“Germany’s highest court has ruled that the Lisbon Treaty is not fundamentally incompatible with the country’s constitution. However, it has called a halt to the ratification process until the German parliament changes a domestic law to strengthen the role of the country’s legislative bodies in implementing European Union laws.”
So reads the precis of a Spiegel story headlined “Germany Cannot Ratify Lisbon – Yet.”
With the process of ratifying the Lisbon Treaty hitting one speed bump after another, many would have expected that at least Germany would have given the treaty safe passage. However, an attempt by some German legislators to block its ratification has led to delays even in the European Union’s biggest country.
On Tuesday, Germany’s highest court rejected a petition by a group of around 50 lawmakers seeking to stop the treaty, with the judges arguing that the Lisbon Treaty is compatible with the country’s constitution, the so-called Basic Law. Nevertheless, the Federal Constitutional Court laid one final hurdle before it can be ratified: A domestic law must be changed in parliament.
According to the court, based in the western city of Karlsruhe, the law which regulates the German parliament’s involvement in the implementation of European law, needs to be strengthened before the ratification process can continue. The ruling applies to both parliament, the Bundestag, and Germany’s upper legislative chamber, the Bundesrat.
“The Basic Law says ‘yes’ to Lisbon, but demands a strengthening of the parliament’s responsibilities on a national level,” Andreas Vosskuhle, the presiding judge, said on Tuesday.
The piece goes on to detail the resistance to shifting power to Brussels that has been seen in Ireland, Poland, and the Czech Republic.
Not surprisingly, both European Commission President Jose Manuel Barroso and Chancellor Angela Merkel have cast this ruling in a positive light, saying that it was a step toward ratification. Interestingly, Foreign Minister Frank-Walter Steinmeier — the primary challenger to Merkel in the September elections — was also on board and predicting ratification by no later than early next year.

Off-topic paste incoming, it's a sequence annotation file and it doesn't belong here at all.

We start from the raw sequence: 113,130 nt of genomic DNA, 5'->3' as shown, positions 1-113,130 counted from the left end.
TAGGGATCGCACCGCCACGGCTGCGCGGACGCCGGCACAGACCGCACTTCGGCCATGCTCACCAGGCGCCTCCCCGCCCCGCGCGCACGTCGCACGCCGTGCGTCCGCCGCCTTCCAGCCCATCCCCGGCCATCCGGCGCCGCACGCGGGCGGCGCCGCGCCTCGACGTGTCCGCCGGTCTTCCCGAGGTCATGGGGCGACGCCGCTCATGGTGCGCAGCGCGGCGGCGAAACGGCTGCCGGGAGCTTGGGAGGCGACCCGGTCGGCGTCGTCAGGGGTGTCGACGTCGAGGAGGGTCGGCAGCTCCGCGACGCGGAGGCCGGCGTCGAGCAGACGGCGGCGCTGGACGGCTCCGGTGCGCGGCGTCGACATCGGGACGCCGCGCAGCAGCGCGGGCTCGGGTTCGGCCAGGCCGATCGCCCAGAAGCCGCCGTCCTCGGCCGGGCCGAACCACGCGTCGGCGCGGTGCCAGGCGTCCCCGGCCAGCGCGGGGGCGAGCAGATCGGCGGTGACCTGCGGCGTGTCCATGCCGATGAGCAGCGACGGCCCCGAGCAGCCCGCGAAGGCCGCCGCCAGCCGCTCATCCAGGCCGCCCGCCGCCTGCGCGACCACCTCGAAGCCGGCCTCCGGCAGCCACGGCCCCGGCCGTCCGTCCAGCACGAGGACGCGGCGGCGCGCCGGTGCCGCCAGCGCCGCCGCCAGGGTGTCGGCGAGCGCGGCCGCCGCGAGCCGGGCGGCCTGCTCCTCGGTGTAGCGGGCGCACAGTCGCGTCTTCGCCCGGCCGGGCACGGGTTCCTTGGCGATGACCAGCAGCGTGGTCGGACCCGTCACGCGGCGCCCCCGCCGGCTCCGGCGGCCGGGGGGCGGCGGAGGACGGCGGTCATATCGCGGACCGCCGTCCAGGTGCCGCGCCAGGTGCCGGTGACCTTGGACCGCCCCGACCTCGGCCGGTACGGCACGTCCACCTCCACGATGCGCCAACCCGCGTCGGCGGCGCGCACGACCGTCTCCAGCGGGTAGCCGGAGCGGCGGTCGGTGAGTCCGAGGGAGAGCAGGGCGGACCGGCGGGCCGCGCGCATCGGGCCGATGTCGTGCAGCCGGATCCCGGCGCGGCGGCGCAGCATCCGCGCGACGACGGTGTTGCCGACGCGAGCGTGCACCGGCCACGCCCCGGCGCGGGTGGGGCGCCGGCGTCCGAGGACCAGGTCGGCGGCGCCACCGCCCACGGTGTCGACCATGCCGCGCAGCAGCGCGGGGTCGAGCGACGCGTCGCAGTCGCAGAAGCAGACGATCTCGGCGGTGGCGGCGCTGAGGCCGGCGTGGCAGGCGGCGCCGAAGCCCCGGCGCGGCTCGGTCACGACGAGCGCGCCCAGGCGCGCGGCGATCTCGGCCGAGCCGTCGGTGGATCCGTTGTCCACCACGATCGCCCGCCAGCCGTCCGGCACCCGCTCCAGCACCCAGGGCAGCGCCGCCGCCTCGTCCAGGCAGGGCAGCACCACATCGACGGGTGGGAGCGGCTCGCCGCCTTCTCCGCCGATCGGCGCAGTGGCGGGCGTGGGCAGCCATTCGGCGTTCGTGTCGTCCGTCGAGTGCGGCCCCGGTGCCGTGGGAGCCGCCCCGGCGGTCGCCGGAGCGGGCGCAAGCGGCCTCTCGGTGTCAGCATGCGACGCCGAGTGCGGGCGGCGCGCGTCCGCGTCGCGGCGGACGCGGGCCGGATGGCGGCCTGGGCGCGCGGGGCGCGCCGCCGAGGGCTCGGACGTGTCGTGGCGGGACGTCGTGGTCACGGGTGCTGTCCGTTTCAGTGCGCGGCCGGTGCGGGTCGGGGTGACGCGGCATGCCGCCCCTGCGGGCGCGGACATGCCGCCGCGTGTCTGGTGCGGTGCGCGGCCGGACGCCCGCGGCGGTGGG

They’re all likely right. Despite the opposition of a sizable bloc of lawmakers, Bertrand Benoit reports for the FT, the Bundestag has “already convened an extraordinary session in August for an initial review of the legislative amendments. Final approval should take place on September 8.” Passage will require two-thirds majority in both houses of parliament, however, and the opposition is counting on holding out until after the elections hoping to change the math.
A UPI report notes that opposition comes “mainly from the far-left party Die Linke” but nonetheless deems it “unlikely that a decision will be made before Sept. 27.” Despite negative language that this “delay only increases the insecurity linked to the Lisbon Treaty,” the piece acknowledges that 23 of the 27 EU states have already ratified and that Ireland and Poland looks to do so by the end of the year. That leaves the Czech Republic as the lone holdout.
James Joyner is managing editor of the Atlantic Council.